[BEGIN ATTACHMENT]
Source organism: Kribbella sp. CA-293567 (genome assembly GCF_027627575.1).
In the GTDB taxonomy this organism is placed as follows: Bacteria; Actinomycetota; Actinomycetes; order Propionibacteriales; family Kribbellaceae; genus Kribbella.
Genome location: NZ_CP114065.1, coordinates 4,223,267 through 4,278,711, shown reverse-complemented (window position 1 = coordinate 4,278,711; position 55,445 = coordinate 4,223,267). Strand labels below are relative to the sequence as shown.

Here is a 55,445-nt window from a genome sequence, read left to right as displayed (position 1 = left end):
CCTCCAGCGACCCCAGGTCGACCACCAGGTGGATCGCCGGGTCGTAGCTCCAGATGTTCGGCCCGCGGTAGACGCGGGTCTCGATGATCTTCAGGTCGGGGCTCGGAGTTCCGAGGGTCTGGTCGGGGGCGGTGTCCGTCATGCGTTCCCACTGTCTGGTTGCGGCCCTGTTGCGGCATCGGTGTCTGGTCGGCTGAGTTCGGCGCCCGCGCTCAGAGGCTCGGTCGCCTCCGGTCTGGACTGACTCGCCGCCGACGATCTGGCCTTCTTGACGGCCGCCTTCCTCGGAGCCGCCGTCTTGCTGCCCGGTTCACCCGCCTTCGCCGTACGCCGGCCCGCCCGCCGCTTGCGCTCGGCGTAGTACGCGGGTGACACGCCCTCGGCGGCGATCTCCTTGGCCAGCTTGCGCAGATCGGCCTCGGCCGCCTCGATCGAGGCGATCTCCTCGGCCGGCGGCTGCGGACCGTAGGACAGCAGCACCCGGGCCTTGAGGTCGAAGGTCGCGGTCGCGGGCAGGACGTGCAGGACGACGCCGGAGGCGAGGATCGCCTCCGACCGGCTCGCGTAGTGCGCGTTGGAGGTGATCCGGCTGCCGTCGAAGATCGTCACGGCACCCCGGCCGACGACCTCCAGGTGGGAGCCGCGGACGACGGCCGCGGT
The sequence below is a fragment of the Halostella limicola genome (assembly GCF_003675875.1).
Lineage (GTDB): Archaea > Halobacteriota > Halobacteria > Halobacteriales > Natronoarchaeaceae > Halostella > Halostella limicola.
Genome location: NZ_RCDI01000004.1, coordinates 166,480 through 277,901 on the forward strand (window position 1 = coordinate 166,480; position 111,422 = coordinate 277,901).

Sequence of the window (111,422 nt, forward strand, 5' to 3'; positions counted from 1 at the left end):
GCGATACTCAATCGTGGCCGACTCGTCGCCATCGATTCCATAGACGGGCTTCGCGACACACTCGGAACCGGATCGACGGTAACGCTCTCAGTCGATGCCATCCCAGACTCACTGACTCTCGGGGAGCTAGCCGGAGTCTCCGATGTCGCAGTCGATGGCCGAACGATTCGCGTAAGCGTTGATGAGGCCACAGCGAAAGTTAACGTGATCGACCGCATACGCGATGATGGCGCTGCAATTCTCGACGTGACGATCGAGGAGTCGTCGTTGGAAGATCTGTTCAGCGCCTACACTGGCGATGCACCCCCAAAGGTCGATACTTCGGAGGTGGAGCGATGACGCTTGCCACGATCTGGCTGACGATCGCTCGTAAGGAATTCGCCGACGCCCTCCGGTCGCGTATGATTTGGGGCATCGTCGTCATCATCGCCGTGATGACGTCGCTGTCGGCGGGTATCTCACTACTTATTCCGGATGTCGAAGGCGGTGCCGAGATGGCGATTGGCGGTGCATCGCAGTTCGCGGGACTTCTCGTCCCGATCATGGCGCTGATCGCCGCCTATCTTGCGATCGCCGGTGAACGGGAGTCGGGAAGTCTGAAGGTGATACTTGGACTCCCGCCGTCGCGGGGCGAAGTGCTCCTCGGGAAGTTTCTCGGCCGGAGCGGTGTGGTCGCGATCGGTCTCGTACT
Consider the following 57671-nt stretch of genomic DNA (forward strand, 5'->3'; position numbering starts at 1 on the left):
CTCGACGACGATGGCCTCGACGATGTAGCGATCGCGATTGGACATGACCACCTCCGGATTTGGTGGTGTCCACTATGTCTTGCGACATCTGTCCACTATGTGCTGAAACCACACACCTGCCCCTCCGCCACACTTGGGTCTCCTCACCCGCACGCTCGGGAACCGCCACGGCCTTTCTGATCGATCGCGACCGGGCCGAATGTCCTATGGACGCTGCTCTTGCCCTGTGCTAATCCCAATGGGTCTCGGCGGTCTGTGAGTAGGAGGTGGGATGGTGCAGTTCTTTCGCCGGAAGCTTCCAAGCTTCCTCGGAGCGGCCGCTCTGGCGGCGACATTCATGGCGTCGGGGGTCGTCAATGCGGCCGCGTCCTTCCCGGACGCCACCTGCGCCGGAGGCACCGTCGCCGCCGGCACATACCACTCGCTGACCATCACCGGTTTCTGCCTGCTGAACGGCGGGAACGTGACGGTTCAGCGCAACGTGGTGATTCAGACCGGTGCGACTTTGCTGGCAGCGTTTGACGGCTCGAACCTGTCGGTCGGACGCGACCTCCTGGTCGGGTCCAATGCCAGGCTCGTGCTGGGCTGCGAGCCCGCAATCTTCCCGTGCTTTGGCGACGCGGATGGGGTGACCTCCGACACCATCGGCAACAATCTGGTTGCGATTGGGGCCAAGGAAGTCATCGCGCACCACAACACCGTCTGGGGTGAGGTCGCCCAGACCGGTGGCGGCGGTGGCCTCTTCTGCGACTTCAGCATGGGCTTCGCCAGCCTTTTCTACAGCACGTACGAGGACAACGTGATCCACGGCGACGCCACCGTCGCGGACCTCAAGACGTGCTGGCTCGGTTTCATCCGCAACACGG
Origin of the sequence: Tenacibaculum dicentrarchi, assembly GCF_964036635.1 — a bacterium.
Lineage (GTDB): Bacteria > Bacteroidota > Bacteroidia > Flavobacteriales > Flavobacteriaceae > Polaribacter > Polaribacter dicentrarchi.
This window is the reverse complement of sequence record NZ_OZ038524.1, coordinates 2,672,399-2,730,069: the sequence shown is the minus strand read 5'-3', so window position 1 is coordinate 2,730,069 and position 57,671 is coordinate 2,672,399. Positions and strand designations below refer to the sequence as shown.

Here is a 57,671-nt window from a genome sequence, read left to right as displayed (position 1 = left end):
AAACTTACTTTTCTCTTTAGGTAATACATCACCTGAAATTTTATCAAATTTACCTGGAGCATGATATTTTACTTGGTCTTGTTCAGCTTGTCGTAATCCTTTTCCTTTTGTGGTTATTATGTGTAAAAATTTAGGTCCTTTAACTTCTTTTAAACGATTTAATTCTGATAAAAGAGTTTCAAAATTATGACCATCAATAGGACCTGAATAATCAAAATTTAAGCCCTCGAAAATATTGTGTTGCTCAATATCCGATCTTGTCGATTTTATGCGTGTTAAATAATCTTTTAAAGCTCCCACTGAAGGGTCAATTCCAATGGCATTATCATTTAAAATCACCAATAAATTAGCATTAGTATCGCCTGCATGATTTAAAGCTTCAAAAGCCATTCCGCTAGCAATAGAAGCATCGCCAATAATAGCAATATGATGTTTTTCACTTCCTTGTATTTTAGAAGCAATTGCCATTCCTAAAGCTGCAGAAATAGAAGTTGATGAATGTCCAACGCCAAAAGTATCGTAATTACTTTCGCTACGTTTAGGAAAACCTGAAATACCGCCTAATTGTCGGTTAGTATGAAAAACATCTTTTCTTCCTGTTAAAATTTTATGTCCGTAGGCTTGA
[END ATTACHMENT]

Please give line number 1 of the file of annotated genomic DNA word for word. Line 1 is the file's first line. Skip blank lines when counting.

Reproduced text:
Source organism: Kribbella sp. CA-293567 (genome assembly GCF_027627575.1).